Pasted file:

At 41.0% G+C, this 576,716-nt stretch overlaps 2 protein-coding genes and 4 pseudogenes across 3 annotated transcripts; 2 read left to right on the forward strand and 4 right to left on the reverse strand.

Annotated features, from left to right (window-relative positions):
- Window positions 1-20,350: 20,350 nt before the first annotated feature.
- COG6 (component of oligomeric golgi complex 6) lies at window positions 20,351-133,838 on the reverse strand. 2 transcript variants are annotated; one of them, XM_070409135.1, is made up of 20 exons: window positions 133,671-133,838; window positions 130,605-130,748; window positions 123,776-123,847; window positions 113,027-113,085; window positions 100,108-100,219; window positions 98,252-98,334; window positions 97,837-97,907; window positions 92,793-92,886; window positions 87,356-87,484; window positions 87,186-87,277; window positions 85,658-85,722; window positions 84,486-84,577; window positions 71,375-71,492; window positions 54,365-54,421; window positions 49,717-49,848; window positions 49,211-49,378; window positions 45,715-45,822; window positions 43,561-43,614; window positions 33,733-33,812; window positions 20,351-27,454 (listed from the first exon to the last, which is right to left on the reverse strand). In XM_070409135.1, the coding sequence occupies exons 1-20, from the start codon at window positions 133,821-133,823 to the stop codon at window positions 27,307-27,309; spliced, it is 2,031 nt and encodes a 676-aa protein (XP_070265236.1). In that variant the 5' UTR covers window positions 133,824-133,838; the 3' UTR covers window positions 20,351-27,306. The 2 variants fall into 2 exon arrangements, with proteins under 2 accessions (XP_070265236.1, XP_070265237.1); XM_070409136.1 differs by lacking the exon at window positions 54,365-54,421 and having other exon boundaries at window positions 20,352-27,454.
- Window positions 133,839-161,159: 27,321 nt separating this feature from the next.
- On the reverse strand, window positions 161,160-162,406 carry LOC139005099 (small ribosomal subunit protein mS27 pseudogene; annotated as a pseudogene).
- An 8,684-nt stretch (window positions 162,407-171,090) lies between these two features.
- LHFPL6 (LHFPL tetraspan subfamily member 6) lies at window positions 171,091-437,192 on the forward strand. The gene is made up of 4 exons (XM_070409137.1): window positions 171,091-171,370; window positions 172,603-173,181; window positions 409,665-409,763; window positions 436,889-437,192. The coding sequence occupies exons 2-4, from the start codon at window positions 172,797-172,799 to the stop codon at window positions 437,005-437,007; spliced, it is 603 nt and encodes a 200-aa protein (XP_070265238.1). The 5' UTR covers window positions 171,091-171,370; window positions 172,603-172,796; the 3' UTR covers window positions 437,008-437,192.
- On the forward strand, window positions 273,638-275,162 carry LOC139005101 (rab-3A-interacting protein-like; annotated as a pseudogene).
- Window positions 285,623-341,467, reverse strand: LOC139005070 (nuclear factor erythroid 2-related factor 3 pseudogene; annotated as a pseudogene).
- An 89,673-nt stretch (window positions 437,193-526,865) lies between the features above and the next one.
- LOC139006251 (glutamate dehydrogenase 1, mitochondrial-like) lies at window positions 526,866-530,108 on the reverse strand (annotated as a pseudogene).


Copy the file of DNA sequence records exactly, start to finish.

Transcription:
At 41.0% G+C, this 576,716-nt stretch overlaps 2 protein-coding genes and 4 pseudogenes across 3 annotated transcripts; 2 read left to right on the forward strand and 4 right to left on the reverse strand.

Annotated features, from left to right (window-relative positions):
- Window positions 1-20,350: 20,350 nt before the first annotated feature.
- COG6 (component of oligomeric golgi complex 6) lies at window positions 20,351-133,838 on the reverse strand. 2 transcript variants are annotated; one of them, XM_070409135.1, is made up of 20 exons: window positions 133,671-133,838; window positions 130,605-130,748; window positions 123,776-123,847; window positions 113,027-113,085; window positions 100,108-100,219; window positions 98,252-98,334; window positions 97,837-97,907; window positions 92,793-92,886; window positions 87,356-87,484; window positions 87,186-87,277; window positions 85,658-85,722; window positions 84,486-84,577; window positions 71,375-71,492; window positions 54,365-54,421; window positions 49,717-49,848; window positions 49,211-49,378; window positions 45,715-45,822; window positions 43,561-43,614; window positions 33,733-33,812; window positions 20,351-27,454 (listed from the first exon to the last, which is right to left on the reverse strand). In XM_070409135.1, the coding sequence occupies exons 1-20, from the start codon at window positions 133,821-133,823 to the stop codon at window positions 27,307-27,309; spliced, it is 2,031 nt and encodes a 676-aa protein (XP_070265236.1). In that variant the 5' UTR covers window positions 133,824-133,838; the 3' UTR covers window positions 20,351-27,306. The 2 variants fall into 2 exon arrangements, with proteins under 2 accessions (XP_070265236.1, XP_070265237.1); XM_070409136.1 differs by lacking the exon at window positions 54,365-54,421 and having other exon boundaries at window positions 20,352-27,454.
- Window positions 133,839-161,159: 27,321 nt separating this feature from the next.
- On the reverse strand, window positions 161,160-162,406 carry LOC139005099 (small ribosomal subunit protein mS27 pseudogene; annotated as a pseudogene).
- An 8,684-nt stretch (window positions 162,407-171,090) lies between these two features.
- LHFPL6 (LHFPL tetraspan subfamily member 6) lies at window positions 171,091-437,192 on the forward strand. The gene is made up of 4 exons (XM_070409137.1): window positions 171,091-171,370; window positions 172,603-173,181; window positions 409,665-409,763; window positions 436,889-437,192. The coding sequence occupies exons 2-4, from the start codon at window positions 172,797-172,799 to the stop codon at window positions 437,005-437,007; spliced, it is 603 nt and encodes a 200-aa protein (XP_070265238.1). The 5' UTR covers window positions 171,091-171,370; window positions 172,603-172,796; the 3' UTR covers window positions 437,008-437,192.
- On the forward strand, window positions 273,638-275,162 carry LOC139005101 (rab-3A-interacting protein-like; annotated as a pseudogene).
- Window positions 285,623-341,467, reverse strand: LOC139005070 (nuclear factor erythroid 2-related factor 3 pseudogene; annotated as a pseudogene).
- An 89,673-nt stretch (window positions 437,193-526,865) lies between the features above and the next one.
- LOC139006251 (glutamate dehydrogenase 1, mitochondrial-like) lies at window positions 526,866-530,108 on the reverse strand (annotated as a pseudogene).